Christmas Cookies – Cherry Cordial Cream Cheese Cookies

Christmas Cookies – Cherry Cordial Cream Cheese Cookies

Need some simple, yummy Christmas cookies to make for your holiday cookie exchange? Or just to have on hand because, well, Christmas cookies are delicious? Sarah has an easy, tasty recipe to share with us today that will surely please a crowd.

In my experience, there are two kinds of people who bake. People who love to bake, and people who wish it wasn’t quite so… involved. The holiday season brings with it the anticipated (or dreaded) holiday parties and cookie exchanges. I, for one love any chance to be a little extra festive and fancy (and enjoy a few cocktails, clearly), but I also want an “easy” button.

Today’s recipe—Cherry Cordial Cream Cheese Cookies—is a little less involved than other Christmas cookies I’ve made, and the end result tastes great!

This recipe was a challenge for me, because I love to tweak things I already know, and I knew this recipe was good using lemon juice and lemon zest. I also had a dark red cherry liqueur on-hand. And it’s the Christmas season… I really wanted these to be pink cookies with green lime zest on top, but we don’t always get everything we want from Santa, either. The cherry flavor from the cherry liqueur is much more subtle than you think it will be in the finished product, and the dough soaks it right up, so feel free to use a heavy hand.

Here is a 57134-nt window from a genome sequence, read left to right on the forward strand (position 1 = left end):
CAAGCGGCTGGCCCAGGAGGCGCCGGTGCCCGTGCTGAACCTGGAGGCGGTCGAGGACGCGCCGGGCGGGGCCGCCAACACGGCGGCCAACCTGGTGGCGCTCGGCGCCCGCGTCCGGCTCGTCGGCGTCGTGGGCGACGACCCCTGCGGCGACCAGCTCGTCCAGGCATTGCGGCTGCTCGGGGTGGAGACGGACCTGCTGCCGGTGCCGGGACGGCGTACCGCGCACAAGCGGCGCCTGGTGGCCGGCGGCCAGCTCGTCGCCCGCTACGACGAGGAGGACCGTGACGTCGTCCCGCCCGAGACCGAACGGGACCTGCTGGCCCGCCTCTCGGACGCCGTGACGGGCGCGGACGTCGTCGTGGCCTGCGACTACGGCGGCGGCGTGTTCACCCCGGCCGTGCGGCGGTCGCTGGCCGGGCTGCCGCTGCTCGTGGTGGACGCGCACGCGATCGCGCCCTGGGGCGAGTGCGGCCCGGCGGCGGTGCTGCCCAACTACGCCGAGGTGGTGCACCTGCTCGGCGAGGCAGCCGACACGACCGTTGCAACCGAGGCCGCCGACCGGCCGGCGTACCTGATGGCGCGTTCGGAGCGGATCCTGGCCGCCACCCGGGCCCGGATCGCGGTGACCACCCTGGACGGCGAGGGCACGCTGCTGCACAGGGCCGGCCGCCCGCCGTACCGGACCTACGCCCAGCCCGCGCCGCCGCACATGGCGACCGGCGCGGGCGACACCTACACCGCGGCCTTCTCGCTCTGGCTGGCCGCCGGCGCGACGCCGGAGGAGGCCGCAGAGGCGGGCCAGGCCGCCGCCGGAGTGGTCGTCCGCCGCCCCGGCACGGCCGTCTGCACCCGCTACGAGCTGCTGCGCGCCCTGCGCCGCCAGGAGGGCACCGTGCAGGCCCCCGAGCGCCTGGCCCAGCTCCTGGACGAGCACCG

Cherry Cordial Cream Cheese Cookies

  • 1/2 cup butter
  • 1/2 cup cream cheese
  • 1 cup sugar
  • 1 egg
  • 2-1/2 cups flour
  • Cherry liqueur (approximately 5/8 to 3/4 cup)
  • 1 tsp cornstarch
  • 1 tsp baking soda
  • 1/4 tsp salt

-Cream the butter, cream cheese, and sugar together. This will be a crumbly mixture with a clump of butter and cream cheese stuck to your mixer paddle. Don’t panic.

-Add the egg. Hooray for egg! This will give you something more akin to a standard cookie’s wet ingredient mixture.

-Add the cornstarch, baking soda, and salt.

-Add the flour and cherry liqueur alternately. Mix half a cup of flour into your wet mixture and turn your mixer on for a moment to combine. This will get crumbly. Stop your mixer and add 2 tablespoons of cherry liqueur, then turn your mixer back on to combine. Repeat until you’ve added 2 ½ cups of flour and then balanced it out with cherry liqueur.

-This is an opportunity to either chill your dough, or the start of the period of time where you need to work quickly. Use your hands to form balls of dough about ½ an inch to 1 inch in size (I am terrible at uniform cookie sizes), and space about an inch apart on a greased cookie sheet. I am a big fan of shortcuts in the kitchen, but my best tip today is to use the biggest baking sheet that will fit in your oven, so you’ll be making fewer batches of these bad boys.

-Bake 8-10 minutes at 350°.

These cookies beg for some sugar, and maybe some citrus, so you have two (easy!) options to finish them. The first is to top them with powdered sugar and lemon or lime zest. This takes seconds, looks nice, and adds a hit of sweetness. I used my zester to sift the powdered sugar, since I don’t own a sieve. Scoop a small spoonful onto the backside of your zester, holding it horizontally over your cookies. Tap the side of the zester lightly and voilà! Rinse your zester and grate some lemon (or lime—green for Christmas!) zest on top.